The Occupational Outlook Handbook enters the 21st Century
By Kristina Bartsch
The Bureau of Labor Statistics’ Occupational Outlook Handbook (OOH) has been helping students and jobseekers make career decisions for more than 60 years. This national resource was originally developed in 1946 to guide World War II veterans with career choices as they entered or re-entered the workforce. Today’s OOH customers include high school and college students, adult jobseekers and career changers, school and career counselors, and career information delivery systems.
First published as a “Handbook,” the OOH quickly outgrew its title. BLS added more occupations and content over the years until, by 2010, the print version boasted nearly 900 pages and weighed in at 7 pounds.
The ever-growing size of the OOH also presented problems as Internet use became widespread in the 1990s. Customer usability tests and focus group feedback confirmed that OOH text length and density were difficult to read and information difficult to find online.
BLS decided in 2010 to redesign the OOH as a Web product by improving several areas: the presentation and readability of information, the search options, the navigation within the OOH site, and other features. BLS staff spent 2 years creating prototypes for the new online version. Reaching out to customers, the staff conducted usability tests with students and adults; held focus groups with high school and college counselors; sought feedback after demos at professional conferences, including the National Career Development Association and the American School Counselors Association; and invited comments from visitors to the OOH website Beta version.
In March 2012, BLS released the new OOH online at www.bls.gov/ooh. The 2012-13 OOH introduces these major changes:
Presentation and readability
Pages are less cluttered and draw attention to the most important information first.
Occupation profiles consist of eight separate “pages”: a summary page highlighting key characteristics of the occupation and seven additional pages, each describing one aspect of the occupation (such as pay or job outlook).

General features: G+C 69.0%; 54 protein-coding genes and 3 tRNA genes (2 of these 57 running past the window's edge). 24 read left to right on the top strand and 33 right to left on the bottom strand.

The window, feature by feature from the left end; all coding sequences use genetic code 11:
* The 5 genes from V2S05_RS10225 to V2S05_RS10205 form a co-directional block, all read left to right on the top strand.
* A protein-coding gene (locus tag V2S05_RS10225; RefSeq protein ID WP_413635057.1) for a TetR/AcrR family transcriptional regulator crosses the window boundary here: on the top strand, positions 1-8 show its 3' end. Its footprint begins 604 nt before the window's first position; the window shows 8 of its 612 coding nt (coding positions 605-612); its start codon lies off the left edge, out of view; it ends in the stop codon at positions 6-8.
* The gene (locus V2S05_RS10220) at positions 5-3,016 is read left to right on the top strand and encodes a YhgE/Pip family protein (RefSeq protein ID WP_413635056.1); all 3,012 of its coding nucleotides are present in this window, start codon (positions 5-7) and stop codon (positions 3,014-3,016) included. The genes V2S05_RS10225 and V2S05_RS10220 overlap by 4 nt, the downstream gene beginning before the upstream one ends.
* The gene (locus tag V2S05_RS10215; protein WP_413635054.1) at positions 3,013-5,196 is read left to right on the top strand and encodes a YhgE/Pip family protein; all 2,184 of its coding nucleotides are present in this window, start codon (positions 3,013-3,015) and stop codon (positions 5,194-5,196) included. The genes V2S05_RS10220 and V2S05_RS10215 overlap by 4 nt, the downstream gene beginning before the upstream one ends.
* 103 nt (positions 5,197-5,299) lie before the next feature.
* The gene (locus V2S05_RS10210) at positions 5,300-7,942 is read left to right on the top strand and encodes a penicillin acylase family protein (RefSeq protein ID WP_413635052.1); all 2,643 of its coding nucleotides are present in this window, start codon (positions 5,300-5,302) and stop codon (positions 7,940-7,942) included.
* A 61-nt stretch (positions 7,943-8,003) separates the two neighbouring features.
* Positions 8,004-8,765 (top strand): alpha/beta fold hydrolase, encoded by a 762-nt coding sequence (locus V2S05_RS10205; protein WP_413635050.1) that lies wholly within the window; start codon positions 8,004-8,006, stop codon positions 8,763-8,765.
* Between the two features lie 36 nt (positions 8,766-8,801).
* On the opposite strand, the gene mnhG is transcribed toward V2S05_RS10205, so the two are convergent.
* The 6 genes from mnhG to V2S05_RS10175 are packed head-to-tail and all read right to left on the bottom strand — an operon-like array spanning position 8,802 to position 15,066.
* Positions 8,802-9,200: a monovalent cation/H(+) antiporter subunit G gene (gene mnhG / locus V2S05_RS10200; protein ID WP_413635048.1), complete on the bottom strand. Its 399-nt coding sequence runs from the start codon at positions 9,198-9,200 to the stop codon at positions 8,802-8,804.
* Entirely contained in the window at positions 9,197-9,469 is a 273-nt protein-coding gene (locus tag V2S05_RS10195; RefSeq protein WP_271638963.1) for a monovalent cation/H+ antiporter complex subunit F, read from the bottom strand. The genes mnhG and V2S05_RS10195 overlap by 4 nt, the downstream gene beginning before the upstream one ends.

A “Quick Facts” table on the summary page shows median wage, typical education needed for entry, required work experience, type of on-the-job training, employment, and job outlook.
At least three pages of each profile include color photos of workers in the occupation.
The information is presented in a reader-friendly, writing-for-the-Web style, which includes the use of headings and subheadings, bulleted lists, and shorter sentences and paragraphs.
Each profile includes charts showing median pay and job outlook in relation to other occupations.
An occupation finder makes it easy to search for occupations by median pay, typical entry-level education, typical on-the-job training, projected number of new jobs, projected employment growth, or a combination of any of these characteristics.
An occupation group search allows readers to browse by group of interest. Clicking on an occupation group links to a “landing page” of similar occupations together with their respective job summaries, typical entry-level education, and 2010 median pay.
An A–Z index search allows readers to search by occupation title.
A featured profile on the OOH homepage changes multiple times a day and allows readers to click and learn more about the occupation.
Readers may search by occupation title via the “Search Handbook” box on the homepage.
Readers may use links on the occupation summary page to navigate to each page of the profile.
Readers may navigate via tabs across the top of each profile. Each tab corresponds to one of eight profile pages.
Readers may use “forward” and “back” arrows at the bottom of each profile page.
New links on the homepage take readers to three distinct pages: highest paying occupations, occupations projected to be the fastest growing, and occupations projected to have the most new jobs.
An OOH Glossary includes terms frequently used in the occupation profiles and related pages. The terms include general economic concepts, such as employment and replacement needs; definitions of BLS resources, such as surveys and classification systems; and terms particular to the OOH, such as education and training categories.
Certain terms in the profiles—including ones in the Quick Facts table, on the Home Page, and in column headings in tables—have question marks next to them. Users can click on the question mark to read the term’s definition.
Since releasing the new OOH, web use has averaged 7.6 million page views per month. In August, an online survey asked customers to identify what they like about the new OOH and what needs improvement. Of the more than 1,500 survey responses received in 1 month, most were overwhelmingly positive about the revamped OOH. However, BLS welcomes all comments, particularly those that will help us continue to improve the OOH.
Regardless of how the OOH has changed its look, its goal has remained unchanged since 1946: to provide comprehensive, current occupation information for jobseekers and career planners.
Kristina Bartsch is the Chief of the Division of Occupational Employment Projections in the Office of Employment and Unemployment Statistics at the Bureau of Labor Statistics (BLS). Since 2007, she has overseen the development of biennial long-term employment projections for about 800 occupations in more than 300 industries; the preparation of education and training assignments for occupations; and the publication of the Occupational Outlook Handbook, the Occupational Outlook Quarterly, and green jobs career information.
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